The UN on Thursday set up a conciliation commission for Palestine and Israel to pursue an amicable resolution to a dispute involving allegations of racial discrimination.
In a statement, the UN Human Rights Office noted that both Israel and Palestine are parties to the International Convention on the Elimination of All Forms of Racial Discrimination.
The convention defines racial discrimination and lists civil, political, economic, social, and cultural human rights that everyone must have without distinction regarding race.
It allows states to file complaints with the UN Committee on the Elimination of Racial Discrimination on alleged treaty violations by another state party.
The conciliation commission was set up following the convention and comprises of five human rights experts from the committee.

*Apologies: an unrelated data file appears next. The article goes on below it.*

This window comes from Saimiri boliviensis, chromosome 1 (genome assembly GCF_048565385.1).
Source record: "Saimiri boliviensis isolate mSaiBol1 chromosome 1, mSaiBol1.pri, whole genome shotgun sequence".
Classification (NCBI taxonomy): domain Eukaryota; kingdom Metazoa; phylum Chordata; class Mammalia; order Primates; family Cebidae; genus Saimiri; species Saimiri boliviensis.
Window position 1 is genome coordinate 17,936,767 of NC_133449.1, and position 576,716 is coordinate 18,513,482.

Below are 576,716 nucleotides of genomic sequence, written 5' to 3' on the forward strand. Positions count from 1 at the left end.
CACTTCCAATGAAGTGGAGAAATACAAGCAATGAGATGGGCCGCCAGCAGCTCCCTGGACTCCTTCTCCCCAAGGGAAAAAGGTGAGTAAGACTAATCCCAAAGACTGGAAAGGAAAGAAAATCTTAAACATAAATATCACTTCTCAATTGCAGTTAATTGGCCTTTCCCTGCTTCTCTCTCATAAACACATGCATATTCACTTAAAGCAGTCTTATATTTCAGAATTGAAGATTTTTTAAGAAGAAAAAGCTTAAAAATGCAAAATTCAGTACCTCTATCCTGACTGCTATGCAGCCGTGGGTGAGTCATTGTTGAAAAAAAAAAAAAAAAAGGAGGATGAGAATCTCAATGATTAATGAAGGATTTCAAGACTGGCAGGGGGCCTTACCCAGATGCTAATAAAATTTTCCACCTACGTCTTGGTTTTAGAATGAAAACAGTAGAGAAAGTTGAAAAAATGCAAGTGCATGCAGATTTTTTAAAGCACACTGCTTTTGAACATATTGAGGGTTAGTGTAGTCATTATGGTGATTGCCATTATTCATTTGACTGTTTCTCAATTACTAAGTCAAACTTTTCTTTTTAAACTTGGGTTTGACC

These experts, who serve in their individual capacities independent of any government or organization, are Verene Sheperd, Gun Kut, Pansy Tlakula, Chinsung Chung, and Michal Balcerzak.
The commission held two online preparatory meetings on Jan. 19 and Feb. 10, during which it adopted its rules of procedure and elected Kut as its chair.
It will review information and evidence, while also preparing a report highlighting its findings and recommendations for the amicable solution of the dispute.
The Convention on the Committee on the Elimination of Racial Discrimination, adopted by the UN in 1965, has been ratified by 179 states.
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